How FINRA’s Expungement Process Works

Brokerage firms and financial advisors recognize that customers may report a dispute with the Financial Industry Regulatory Authority (FINRA) at any time. Unfortunately, even baseless or inaccurate information can be reported to the Central Registration Depository (CRD) and made publicly available through BrokerCheck, damaging your professional reputation. In addition, FINRA uses the CRD to assist with investigations and disciplinary actions against financial industry professionals and firms. If you have been the subject of an unfair or downright false customer complaint, you have the right to seek an expungement request through FINRA. Below is a brief overview of the expungement request process and what steps you should take to defend your professional reputation.

What Information Appears on BrokerCheck

FINRA claims that its priority is to safeguard customers and markets from financial institutions or individual advisors engaging in deceptive, fraudulent, or predatory practices. This means that the authority errs on the side of the customer, allowing anyone to lodge a complaint about anything they deem to be a potential issue. By keeping the reporting requirements for customer dispute information broad and inclusive, the CRD system ensures that nearly all customer disputes can be reported and posted to BrokerCheck. Unfortunately, these general parameters often lead to false, irrelevant, or malicious customer dispute accusations, and the complainant need not provide any proof to support their claims. If you learn that a customer has made a complaint against you, your best option is to pursue an expungement request through FINRA to remove this false or misleading information from your BrokerCheck profile.

The Purpose of Expungement

FINRA recognizes that some customer dispute information may be inaccurate, so it allows financial advisors to pursue an expungement request to have customer dispute information removed in certain circumstances. According to FINRA, “The expungement framework seeks to balance the important benefits of disclosing information about customer disputes to investors and regulators with the goal of protecting brokers from the publication of inaccurate allegations against them.” Essentially, FINRA allows customer dispute information to be reported and made publicly available even without proof. Still, it also encourages brokers to seek an expungement if the posted information is false or misleading.

Initiating the FINRA Expungement Request Process

If you are ready to take action against an unfair customer complaint against you, you may initiate a request for expungement by contacting FINRA. You’ll participate in the arbitration process, where you will appear before a panel of three independent arbitrators to make your request. This panel will listen to your reasoning, examine any relevant evidence or documents, and decide whether to recommend expungement in the award. As this panel is made up of independent arbitrators, FINRA does not influence the outcome. If the panel recommends expungement, you’ll need to obtain a court order confirming the arbitration award and serve this document on FINRA.

An Alternative Route to Obtaining Expungement

FINRA also recognizes another path to expungement. If you want to bypass the process of appearing before an arbitration panel, you may initiate a proceeding directly in a court of competent jurisdiction. If the judge recommends expungement, you can serve the court order on FINRA at the conclusion of the legal process, and FINRA must honor the judge’s decision. If you are unsure of which route to take to obtain an expungement, enlist the guidance of a trusted securities law attorney to understand your options better.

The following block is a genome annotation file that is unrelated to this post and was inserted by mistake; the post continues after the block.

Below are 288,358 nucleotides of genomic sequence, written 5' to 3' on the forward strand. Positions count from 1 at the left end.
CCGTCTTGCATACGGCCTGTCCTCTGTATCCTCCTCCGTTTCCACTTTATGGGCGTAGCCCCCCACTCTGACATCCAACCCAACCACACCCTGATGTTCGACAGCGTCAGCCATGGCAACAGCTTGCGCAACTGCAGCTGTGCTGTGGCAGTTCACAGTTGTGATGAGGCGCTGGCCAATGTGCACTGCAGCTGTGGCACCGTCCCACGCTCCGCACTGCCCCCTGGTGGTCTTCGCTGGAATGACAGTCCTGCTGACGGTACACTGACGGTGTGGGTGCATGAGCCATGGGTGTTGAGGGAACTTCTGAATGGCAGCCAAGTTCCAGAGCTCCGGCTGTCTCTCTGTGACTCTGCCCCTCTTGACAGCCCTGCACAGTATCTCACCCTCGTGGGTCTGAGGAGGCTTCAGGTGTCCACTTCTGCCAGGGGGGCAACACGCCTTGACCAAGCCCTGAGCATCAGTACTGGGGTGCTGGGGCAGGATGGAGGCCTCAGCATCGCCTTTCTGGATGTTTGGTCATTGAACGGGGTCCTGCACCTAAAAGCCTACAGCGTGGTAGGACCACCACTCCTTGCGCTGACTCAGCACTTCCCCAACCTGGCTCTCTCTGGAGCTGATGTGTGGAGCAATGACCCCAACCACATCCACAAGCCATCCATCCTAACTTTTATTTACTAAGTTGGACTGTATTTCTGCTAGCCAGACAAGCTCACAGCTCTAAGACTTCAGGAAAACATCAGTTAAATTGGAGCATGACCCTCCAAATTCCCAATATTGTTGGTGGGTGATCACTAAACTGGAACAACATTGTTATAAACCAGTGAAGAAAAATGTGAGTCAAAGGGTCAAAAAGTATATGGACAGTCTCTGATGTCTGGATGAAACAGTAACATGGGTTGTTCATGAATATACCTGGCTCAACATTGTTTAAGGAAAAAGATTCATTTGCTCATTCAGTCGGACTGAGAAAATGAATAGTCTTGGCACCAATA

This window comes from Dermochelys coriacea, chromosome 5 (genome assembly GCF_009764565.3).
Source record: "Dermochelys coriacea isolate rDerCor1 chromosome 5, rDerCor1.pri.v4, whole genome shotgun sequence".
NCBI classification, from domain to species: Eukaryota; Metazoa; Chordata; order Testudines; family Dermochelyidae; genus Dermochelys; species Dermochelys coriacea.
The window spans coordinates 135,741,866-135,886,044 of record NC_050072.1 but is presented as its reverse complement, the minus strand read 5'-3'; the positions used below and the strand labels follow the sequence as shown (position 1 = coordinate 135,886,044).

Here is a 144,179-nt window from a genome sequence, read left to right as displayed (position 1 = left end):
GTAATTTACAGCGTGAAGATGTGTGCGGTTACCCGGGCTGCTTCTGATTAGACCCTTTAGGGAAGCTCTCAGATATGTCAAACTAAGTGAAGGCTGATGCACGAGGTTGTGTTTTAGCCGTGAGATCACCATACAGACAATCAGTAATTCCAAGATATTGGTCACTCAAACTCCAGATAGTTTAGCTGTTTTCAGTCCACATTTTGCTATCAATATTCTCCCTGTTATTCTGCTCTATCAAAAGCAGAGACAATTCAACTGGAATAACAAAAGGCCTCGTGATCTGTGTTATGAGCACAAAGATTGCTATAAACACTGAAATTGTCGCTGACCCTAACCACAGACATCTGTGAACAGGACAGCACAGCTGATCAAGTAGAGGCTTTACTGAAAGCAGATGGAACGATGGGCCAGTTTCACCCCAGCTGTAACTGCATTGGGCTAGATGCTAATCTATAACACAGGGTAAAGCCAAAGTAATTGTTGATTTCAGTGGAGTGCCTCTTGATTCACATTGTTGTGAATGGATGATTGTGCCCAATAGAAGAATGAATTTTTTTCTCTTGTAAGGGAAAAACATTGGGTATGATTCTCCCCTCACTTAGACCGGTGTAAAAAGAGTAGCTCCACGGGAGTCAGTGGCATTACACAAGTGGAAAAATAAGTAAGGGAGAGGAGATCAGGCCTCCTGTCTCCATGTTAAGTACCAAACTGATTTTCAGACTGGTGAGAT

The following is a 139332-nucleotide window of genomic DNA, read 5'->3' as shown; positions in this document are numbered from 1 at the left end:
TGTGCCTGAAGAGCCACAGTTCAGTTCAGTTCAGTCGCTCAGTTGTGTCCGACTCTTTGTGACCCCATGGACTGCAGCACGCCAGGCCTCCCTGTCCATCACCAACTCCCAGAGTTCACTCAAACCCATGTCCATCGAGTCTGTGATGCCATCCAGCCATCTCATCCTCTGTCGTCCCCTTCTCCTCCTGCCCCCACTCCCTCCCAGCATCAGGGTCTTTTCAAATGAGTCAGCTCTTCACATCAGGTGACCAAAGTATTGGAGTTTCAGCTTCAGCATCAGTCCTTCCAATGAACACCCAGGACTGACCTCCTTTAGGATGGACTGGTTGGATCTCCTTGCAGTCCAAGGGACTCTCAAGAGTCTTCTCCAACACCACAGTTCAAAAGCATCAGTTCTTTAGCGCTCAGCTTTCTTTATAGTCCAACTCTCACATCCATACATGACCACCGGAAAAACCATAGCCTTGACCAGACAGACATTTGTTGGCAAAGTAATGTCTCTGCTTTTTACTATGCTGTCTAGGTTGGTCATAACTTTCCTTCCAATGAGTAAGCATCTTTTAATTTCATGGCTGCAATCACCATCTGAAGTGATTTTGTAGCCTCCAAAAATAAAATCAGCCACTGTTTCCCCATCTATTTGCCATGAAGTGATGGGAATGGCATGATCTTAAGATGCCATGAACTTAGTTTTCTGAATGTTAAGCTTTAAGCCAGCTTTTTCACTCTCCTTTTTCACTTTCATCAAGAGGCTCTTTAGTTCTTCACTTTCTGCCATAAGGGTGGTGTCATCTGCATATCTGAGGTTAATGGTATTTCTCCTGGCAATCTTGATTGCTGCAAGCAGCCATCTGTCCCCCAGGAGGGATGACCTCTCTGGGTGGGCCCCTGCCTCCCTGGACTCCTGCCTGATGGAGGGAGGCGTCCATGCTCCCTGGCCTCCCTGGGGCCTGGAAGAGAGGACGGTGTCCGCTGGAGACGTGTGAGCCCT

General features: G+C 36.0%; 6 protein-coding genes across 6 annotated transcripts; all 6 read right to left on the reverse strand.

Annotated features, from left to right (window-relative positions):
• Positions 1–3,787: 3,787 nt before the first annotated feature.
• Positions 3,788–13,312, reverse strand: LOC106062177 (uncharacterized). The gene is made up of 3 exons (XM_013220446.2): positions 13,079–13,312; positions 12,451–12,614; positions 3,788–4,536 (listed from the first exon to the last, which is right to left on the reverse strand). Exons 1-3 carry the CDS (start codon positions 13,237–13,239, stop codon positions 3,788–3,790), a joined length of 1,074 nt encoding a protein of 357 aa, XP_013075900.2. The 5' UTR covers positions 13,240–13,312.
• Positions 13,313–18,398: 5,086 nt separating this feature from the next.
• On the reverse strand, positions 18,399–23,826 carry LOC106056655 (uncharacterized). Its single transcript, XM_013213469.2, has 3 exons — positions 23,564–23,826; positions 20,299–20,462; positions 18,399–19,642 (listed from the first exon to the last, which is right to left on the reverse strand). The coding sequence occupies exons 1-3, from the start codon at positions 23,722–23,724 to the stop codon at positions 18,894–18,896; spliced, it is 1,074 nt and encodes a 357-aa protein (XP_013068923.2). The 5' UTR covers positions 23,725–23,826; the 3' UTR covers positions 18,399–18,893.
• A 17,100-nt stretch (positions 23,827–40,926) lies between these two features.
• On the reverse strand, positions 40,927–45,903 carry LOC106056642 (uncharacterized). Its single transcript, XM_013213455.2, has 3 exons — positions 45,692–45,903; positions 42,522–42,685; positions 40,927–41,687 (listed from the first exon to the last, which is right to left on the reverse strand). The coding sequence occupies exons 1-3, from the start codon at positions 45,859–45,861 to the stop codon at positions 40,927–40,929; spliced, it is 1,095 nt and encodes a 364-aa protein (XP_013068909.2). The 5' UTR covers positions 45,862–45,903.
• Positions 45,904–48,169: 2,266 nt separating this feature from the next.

Recent Changes to the Expungement Process

FINRA is constantly evaluating and amending its expungement rules in an effort to keep the public as safe as possible. Several recently proposed changes to the FINRA expungement request process have been made public, with many brokers and financial firms expressing concern over what they consider to be tighter restrictions on FINRA’s ability to grant expungement requests. Currently, the Securities and Exchange Commission (SEC) is reviewing these proposed changes. Below are just a few of the potential modifications FINRA could implement to the expungement request process.

Stricter Time Limits

If approved, this new rule would impose stricter time limits within which brokers may request expungement. This change would prevent brokers from requesting expungement after several years have passed (sometimes 15 or 20 years pass from when the dispute information was reported to the CRD system to when an advisor pursues an expungement request). Additionally, the rule would make it easier for multiple aged disputes to be bundled together into one expungement request.

Special Arbitration Roster

The proposed rule change would require arbitrators to become part of a Special Arbitrator Roster and agree to participate in enhanced expungement training. Straight-in requests would then be decided by this three-person panel, randomly selected from the roster of experienced public arbitrators with no significant ties to the industry.

Keeping Your Future Bright

As a broker-dealer, struggling with unfair customer dispute information posted to BrokerCheck can be frustrating and overwhelming. However, you do not have to endure this stressful period on your own. Reach out to a trusted and experienced securities law attorney to discuss your situation and determine the most strategic path forward. Together, you can take the necessary steps to defend your reputation from unfair allegations.


Call Judex Law, LLC, today at (303) 523-4022 to discuss your situation with a dedicated and friendly securities law attorney.

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